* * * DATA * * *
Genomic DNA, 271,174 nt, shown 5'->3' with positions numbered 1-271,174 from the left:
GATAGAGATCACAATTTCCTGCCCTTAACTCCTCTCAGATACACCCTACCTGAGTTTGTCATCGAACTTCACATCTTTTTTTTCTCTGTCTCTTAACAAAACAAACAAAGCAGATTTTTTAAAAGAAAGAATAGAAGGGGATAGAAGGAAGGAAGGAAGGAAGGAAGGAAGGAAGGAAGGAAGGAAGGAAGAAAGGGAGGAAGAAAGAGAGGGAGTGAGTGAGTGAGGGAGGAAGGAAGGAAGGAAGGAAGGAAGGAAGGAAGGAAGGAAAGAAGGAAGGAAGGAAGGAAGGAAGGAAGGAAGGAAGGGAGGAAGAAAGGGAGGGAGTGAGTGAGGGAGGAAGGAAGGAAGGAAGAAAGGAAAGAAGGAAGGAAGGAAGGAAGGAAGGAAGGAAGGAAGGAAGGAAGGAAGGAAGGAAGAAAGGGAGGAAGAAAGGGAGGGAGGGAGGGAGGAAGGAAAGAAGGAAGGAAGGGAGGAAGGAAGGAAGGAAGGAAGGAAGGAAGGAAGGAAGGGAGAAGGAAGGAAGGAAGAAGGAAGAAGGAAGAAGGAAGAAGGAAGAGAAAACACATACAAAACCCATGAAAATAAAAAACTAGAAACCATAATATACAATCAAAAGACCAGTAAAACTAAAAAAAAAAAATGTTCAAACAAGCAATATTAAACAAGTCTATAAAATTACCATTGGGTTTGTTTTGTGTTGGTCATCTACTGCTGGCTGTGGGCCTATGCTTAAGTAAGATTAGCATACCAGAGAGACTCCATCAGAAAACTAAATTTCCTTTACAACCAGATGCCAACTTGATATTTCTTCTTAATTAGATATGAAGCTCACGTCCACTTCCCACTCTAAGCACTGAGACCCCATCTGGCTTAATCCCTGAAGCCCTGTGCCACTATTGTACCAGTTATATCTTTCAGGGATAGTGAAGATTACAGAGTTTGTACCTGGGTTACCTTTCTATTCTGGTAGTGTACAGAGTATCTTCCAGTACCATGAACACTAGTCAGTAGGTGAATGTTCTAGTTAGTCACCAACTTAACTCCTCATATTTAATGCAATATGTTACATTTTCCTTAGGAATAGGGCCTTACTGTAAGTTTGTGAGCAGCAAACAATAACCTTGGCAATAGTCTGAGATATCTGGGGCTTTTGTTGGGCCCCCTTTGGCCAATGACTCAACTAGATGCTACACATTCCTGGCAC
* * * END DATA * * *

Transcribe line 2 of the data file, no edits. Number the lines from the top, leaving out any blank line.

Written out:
GATAGAGATCACAATTTCCTGCCCTTAACTCCTCTCAGATACACCCTACCTGAGTTTGTCATCGAACTTCACATCTTTTTTTTCTCTGTCTCTTAACAAAACAAACAAAGCAGATTTTTTAAAAGAAAGAATAGAAGGGGATAGAAGGAAGGAAGGAAGGAAGGAAGGAAGGAAGGAAGGAAGGAAGGAAGAAAGGGAGGAAGAAAGAGAGGGAGTGAGTGAGTGAGGGAGGAAGGAAGGAAGGAAGGAAGGAAGGAAGGAAGGAAGGAAAGAAGGAAGGAAGGAAGGAAGGAAGGAAGGAAGGAAGGGAGGAAGAAAGGGAGGGAGTGAGTGAGGGAGGAAGGAAGGAAGGAAGAAAGGAAAGAAGGAAGGAAGGAAGGAAGGAAGGAAGGAAGGAAGGAAGGAAGGAAGGAAGGAAGAAAGGGAGGAAGAAAGGGAGGGAGGGAGGGAGGAAGGAAAGAAGGAAGGAAGGGAGGAAGGAAGGAAGGAAGGAAGGAAGGAAGGAAGGAAGGGAGAAGGAAGGAAGGAAGAAGGAAGAAGGAAGAAGGAAGAAGGAAGAGAAAACACATACAAAACCCATGAAAATAAAAAACTAGAAACCATAATATACAATCAAAAGACCAGTAAAACTAAAAAAAAAAAATGTTCAAACAAGCAATATTAAACAAGTCTATAAAATTACCATTGGGTTTGTTTTGTGTTGGTCATCTACTGCTGGCTGTGGGCCTATGCTTAAGTAAGATTAGCATACCAGAGAGACTCCATCAGAAAACTAAATTTCCTTTACAACCAGATGCCAACTTGATATTTCTTCTTAATTAGATATGAAGCTCACGTCCACTTCCCACTCTAAGCACTGAGACCCCATCTGGCTTAATCCCTGAAGCCCTGTGCCACTATTGTACCAGTTATATCTTTCAGGGATAGTGAAGATTACAGAGTTTGTACCTGGGTTACCTTTCTATTCTGGTAGTGTACAGAGTATCTTCCAGTACCATGAACACTAGTCAGTAGGTGAATGTTCTAGTTAGTCACCAACTTAACTCCTCATATTTAATGCAATATGTTACATTTTCCTTAGGAATAGGGCCTTACTGTAAGTTTGTGAGCAGCAAACAATAACCTTGGCAATAGTCTGAGATATCTGGGGCTTTTGTTGGGCCCCCTTTGGCCAATGACTCAACTAGATGCTACACATTCCTGGCAC